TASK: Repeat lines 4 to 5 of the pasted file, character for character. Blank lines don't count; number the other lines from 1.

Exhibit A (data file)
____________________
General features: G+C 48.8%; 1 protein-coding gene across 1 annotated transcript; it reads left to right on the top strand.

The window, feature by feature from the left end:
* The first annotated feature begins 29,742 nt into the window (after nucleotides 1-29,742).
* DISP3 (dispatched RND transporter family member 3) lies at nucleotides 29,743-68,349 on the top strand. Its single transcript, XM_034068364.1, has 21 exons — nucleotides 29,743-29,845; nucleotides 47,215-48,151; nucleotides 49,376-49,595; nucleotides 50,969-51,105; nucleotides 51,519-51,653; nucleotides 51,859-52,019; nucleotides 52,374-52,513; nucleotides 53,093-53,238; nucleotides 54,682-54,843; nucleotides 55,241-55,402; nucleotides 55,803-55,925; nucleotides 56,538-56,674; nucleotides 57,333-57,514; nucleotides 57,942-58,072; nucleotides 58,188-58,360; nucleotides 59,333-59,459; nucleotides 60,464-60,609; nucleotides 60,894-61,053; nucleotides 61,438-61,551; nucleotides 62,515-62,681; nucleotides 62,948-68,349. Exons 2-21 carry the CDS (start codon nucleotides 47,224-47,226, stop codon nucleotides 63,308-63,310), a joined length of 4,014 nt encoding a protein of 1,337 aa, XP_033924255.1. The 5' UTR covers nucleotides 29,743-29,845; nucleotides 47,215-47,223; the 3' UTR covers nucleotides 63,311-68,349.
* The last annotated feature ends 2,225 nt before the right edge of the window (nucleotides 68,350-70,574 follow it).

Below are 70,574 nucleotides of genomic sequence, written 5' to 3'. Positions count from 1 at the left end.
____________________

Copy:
* DISP3 (dispatched RND transporter family member 3) lies at nucleotides 29,743-68,349 on the top strand. Its single transcript, XM_034068364.1, has 21 exons — nucleotides 29,743-29,845; nucleotides 47,215-48,151; nucleotides 49,376-49,595; nucleotides 50,969-51,105; nucleotides 51,519-51,653; nucleotides 51,859-52,019; nucleotides 52,374-52,513; nucleotides 53,093-53,238; nucleotides 54,682-54,843; nucleotides 55,241-55,402; nucleotides 55,803-55,925; nucleotides 56,538-56,674; nucleotides 57,333-57,514; nucleotides 57,942-58,072; nucleotides 58,188-58,360; nucleotides 59,333-59,459; nucleotides 60,464-60,609; nucleotides 60,894-61,053; nucleotides 61,438-61,551; nucleotides 62,515-62,681; nucleotides 62,948-68,349. Exons 2-21 carry the CDS (start codon nucleotides 47,224-47,226, stop codon nucleotides 63,308-63,310), a joined length of 4,014 nt encoding a protein of 1,337 aa, XP_033924255.1. The 5' UTR covers nucleotides 29,743-29,845; nucleotides 47,215-47,223; the 3' UTR covers nucleotides 63,311-68,349.
* The last annotated feature ends 2,225 nt before the right edge of the window (nucleotides 68,350-70,574 follow it).